Rather than a traditional prayer for the last Executive Council meeting before Christmas on Wednesday, Gov. Chris Sununu read to the council the concluding passages from “How the Grinch Stole Christmas,” by Dr. Seuss and wished all a Merry Christmas. (PAULA TRACY PHOTO)

CONCORD — Three reproductive health centers that provide 80 percent of the state’s contraceptive services for more than 10,000 women, many of modest means, had their two-year contracts rejected by the state’s Executive Council along partisan lines Wednesday.

The decision will make it more expensive and harder to receive those services and add burdens to emergency rooms and other areas of the state’s health-care system that is now overwhelmed with COVID-19, providers said.

Three other contracts for reproductive health-care centers that do not provide abortions did receive approval.

The council also approved funding for more COVID-19 vaccination sites and testing, along with a campaign to encourage vaccinations.

No federal or state funds can pay for abortions under law, but Republican councilors said they still have unanswered questions about how the funds are separated.

Voting to reject the contracts were Republican Executive Councilors Joe Kenney of Wakefield, Janet Stevens of Rye, Ted Gatsas of Manchester and David Wheeler of Milford.

This vote followed a similar path of a September vote to provide short-term funding for those clinics.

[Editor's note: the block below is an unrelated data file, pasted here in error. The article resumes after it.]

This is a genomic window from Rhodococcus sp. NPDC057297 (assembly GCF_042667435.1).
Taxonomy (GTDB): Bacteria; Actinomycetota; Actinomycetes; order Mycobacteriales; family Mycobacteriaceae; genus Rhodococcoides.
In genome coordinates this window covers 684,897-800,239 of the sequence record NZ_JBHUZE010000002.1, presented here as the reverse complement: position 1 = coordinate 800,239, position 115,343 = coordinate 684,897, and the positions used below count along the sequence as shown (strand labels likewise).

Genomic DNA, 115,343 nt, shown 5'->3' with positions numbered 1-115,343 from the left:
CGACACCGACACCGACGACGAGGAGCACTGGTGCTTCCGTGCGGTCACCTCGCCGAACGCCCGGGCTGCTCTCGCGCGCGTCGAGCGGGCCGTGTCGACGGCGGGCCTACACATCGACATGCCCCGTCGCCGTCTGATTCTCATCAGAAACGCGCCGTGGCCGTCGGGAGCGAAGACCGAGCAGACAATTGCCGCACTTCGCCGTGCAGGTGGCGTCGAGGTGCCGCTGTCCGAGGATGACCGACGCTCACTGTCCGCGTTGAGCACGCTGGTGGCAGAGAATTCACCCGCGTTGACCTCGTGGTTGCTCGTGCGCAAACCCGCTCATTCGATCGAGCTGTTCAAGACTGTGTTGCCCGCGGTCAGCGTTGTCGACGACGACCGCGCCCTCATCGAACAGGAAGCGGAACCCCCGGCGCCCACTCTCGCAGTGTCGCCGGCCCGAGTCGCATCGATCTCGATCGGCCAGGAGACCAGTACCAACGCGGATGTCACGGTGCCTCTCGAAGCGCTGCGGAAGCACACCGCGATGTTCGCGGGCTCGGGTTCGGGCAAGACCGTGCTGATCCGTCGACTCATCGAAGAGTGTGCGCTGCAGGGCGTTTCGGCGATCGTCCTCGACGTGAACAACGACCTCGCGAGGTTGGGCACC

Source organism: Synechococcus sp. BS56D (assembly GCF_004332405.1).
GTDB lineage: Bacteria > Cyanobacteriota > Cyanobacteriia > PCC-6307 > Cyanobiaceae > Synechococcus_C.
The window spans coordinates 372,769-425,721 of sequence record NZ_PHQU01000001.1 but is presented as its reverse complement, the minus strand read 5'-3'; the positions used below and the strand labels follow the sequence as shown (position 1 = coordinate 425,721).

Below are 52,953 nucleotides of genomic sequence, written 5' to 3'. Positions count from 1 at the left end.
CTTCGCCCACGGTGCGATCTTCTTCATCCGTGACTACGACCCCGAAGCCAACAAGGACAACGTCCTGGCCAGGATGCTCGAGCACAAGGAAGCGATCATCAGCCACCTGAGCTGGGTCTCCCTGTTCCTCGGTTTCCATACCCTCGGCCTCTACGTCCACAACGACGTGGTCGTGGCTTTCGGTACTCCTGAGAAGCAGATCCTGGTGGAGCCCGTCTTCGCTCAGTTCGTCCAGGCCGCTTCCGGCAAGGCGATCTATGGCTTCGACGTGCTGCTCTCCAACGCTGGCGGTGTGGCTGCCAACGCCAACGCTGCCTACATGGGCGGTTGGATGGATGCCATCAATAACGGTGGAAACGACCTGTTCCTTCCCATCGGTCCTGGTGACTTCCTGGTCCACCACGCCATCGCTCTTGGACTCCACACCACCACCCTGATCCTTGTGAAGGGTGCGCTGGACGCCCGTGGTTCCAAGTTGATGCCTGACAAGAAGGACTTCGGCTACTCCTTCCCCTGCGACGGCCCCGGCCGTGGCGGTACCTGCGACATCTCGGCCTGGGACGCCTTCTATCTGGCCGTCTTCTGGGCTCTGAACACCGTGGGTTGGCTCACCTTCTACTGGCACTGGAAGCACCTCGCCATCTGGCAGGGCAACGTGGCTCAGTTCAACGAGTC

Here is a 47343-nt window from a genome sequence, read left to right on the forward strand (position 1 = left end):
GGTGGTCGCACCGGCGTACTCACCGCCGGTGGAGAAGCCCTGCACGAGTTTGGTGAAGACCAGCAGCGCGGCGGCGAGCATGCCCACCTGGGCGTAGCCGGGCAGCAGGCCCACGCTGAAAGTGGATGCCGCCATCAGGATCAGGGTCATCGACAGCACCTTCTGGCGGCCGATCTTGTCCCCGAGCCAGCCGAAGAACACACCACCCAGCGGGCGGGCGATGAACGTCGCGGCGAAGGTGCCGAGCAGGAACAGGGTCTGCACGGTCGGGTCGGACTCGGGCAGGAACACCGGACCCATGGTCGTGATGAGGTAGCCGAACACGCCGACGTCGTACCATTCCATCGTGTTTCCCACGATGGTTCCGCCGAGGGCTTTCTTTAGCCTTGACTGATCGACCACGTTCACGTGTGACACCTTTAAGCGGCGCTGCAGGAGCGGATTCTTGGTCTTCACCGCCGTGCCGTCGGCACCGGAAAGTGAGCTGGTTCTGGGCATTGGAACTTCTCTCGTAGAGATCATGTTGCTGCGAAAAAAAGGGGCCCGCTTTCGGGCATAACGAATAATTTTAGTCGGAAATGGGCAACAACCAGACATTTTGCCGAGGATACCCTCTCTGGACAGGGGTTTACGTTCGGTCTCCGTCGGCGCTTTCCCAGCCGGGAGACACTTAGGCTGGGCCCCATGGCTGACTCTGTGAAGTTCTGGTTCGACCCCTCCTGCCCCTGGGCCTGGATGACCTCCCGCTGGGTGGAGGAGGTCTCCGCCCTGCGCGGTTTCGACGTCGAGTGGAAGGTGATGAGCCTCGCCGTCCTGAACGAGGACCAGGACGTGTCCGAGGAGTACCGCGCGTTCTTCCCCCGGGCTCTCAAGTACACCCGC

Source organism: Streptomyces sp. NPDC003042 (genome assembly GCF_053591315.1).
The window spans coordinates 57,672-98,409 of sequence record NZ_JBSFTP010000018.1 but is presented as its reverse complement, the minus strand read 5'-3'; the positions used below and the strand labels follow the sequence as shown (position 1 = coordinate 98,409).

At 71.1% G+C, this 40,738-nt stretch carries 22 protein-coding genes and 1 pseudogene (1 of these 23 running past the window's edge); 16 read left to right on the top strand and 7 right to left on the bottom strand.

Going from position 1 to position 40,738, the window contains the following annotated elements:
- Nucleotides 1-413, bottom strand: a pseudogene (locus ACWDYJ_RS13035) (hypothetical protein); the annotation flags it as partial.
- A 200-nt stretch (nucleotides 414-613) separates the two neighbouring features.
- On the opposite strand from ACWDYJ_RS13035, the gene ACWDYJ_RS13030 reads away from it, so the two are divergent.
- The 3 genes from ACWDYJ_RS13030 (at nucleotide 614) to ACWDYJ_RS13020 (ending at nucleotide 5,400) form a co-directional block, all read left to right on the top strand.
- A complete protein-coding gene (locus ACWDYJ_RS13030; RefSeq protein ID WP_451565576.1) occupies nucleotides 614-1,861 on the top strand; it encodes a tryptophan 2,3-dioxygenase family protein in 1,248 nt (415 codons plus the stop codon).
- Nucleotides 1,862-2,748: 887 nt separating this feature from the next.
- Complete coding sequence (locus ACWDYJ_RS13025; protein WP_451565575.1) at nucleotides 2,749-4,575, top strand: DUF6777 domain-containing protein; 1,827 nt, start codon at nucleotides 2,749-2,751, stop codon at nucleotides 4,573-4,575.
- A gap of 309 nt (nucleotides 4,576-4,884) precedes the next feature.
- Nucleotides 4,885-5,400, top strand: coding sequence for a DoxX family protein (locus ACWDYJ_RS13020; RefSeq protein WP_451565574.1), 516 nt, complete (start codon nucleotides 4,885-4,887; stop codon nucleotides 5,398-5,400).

Democrat Cinde Warmington of Concord was the lone supporter of all the contracts.

She asked the Republican majority to put aside politics and support public health at a time when the health-care system in the state is overwhelmed by a pandemic.

Republican Gov. Chris Sununu, who supported the contracts, asked for reconsideration and said that the matter is not over.

The three clinics that were denied funding are Planned Parenthood of Northern New England, which would have received $125,000 in support for this facility in Claremont, Manchester, Keene, Derry and Exeter; Joan G. Lovering Health Center in Greenland which would have received $336,934 and Concord Feminist Health Center (doing business as Equality Health Center), which would have received $558,395.

The contracts approved were for Amoskeag Health of Manchester for $335,512, Coos County Family Health of Berlin for $268,152, and Lamprey Health Care of Nashua for an approved contract of $431,505.

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(1) comment


Sounds like the Executive Council doesn't need any funding at all. Second time during a pandemic that its turned down money for medical funding! I think they need to be replaced. Remember this at the polls in 2022.

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